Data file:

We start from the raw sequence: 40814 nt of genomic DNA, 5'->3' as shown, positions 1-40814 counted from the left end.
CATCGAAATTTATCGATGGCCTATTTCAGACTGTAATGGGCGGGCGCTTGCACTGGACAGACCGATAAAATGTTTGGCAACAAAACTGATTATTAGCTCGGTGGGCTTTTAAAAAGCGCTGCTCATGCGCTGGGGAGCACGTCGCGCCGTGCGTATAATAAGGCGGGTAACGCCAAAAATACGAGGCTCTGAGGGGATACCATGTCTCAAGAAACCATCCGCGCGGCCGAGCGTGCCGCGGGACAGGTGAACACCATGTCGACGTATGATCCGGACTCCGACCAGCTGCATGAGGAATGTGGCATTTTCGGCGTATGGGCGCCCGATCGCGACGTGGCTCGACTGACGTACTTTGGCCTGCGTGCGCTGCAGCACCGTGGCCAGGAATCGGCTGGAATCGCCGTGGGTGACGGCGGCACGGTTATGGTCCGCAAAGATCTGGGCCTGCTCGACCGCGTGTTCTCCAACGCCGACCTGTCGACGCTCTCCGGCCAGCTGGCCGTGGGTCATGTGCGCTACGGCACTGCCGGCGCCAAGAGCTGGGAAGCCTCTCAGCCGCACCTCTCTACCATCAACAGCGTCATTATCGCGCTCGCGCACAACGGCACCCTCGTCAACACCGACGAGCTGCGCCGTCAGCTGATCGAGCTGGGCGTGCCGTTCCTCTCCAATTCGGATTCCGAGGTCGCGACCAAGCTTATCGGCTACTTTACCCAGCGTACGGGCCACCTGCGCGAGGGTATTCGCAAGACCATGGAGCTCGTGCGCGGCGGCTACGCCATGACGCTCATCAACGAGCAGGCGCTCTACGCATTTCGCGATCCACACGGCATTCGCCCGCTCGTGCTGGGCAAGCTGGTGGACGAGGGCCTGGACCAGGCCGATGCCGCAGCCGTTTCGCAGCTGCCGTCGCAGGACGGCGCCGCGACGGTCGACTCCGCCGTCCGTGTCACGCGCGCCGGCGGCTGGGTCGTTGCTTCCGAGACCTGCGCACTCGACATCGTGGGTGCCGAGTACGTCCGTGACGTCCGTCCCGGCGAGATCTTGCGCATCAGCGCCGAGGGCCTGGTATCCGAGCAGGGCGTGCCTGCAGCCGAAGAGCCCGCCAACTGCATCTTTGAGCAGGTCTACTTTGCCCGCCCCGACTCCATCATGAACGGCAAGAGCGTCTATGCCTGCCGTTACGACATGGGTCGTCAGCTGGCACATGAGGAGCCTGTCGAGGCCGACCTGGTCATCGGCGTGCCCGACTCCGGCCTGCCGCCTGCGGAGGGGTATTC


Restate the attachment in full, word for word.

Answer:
We start from the raw sequence: 40814 nt of genomic DNA, 5'->3' as shown, positions 1-40814 counted from the left end.
CATCGAAATTTATCGATGGCCTATTTCAGACTGTAATGGGCGGGCGCTTGCACTGGACAGACCGATAAAATGTTTGGCAACAAAACTGATTATTAGCTCGGTGGGCTTTTAAAAAGCGCTGCTCATGCGCTGGGGAGCACGTCGCGCCGTGCGTATAATAAGGCGGGTAACGCCAAAAATACGAGGCTCTGAGGGGATACCATGTCTCAAGAAACCATCCGCGCGGCCGAGCGTGCCGCGGGACAGGTGAACACCATGTCGACGTATGATCCGGACTCCGACCAGCTGCATGAGGAATGTGGCATTTTCGGCGTATGGGCGCCCGATCGCGACGTGGCTCGACTGACGTACTTTGGCCTGCGTGCGCTGCAGCACCGTGGCCAGGAATCGGCTGGAATCGCCGTGGGTGACGGCGGCACGGTTATGGTCCGCAAAGATCTGGGCCTGCTCGACCGCGTGTTCTCCAACGCCGACCTGTCGACGCTCTCCGGCCAGCTGGCCGTGGGTCATGTGCGCTACGGCACTGCCGGCGCCAAGAGCTGGGAAGCCTCTCAGCCGCACCTCTCTACCATCAACAGCGTCATTATCGCGCTCGCGCACAACGGCACCCTCGTCAACACCGACGAGCTGCGCCGTCAGCTGATCGAGCTGGGCGTGCCGTTCCTCTCCAATTCGGATTCCGAGGTCGCGACCAAGCTTATCGGCTACTTTACCCAGCGTACGGGCCACCTGCGCGAGGGTATTCGCAAGACCATGGAGCTCGTGCGCGGCGGCTACGCCATGACGCTCATCAACGAGCAGGCGCTCTACGCATTTCGCGATCCACACGGCATTCGCCCGCTCGTGCTGGGCAAGCTGGTGGACGAGGGCCTGGACCAGGCCGATGCCGCAGCCGTTTCGCAGCTGCCGTCGCAGGACGGCGCCGCGACGGTCGACTCCGCCGTCCGTGTCACGCGCGCCGGCGGCTGGGTCGTTGCTTCCGAGACCTGCGCACTCGACATCGTGGGTGCCGAGTACGTCCGTGACGTCCGTCCCGGCGAGATCTTGCGCATCAGCGCCGAGGGCCTGGTATCCGAGCAGGGCGTGCCTGCAGCCGAAGAGCCCGCCAACTGCATCTTTGAGCAGGTCTACTTTGCCCGCCCCGACTCCATCATGAACGGCAAGAGCGTCTATGCCTGCCGTTACGACATGGGTCGTCAGCTGGCACATGAGGAGCCTGTCGAGGCCGACCTGGTCATCGGCGTGCCCGACTCCGGCCTGCCGCCTGCGGAGGGGTATTC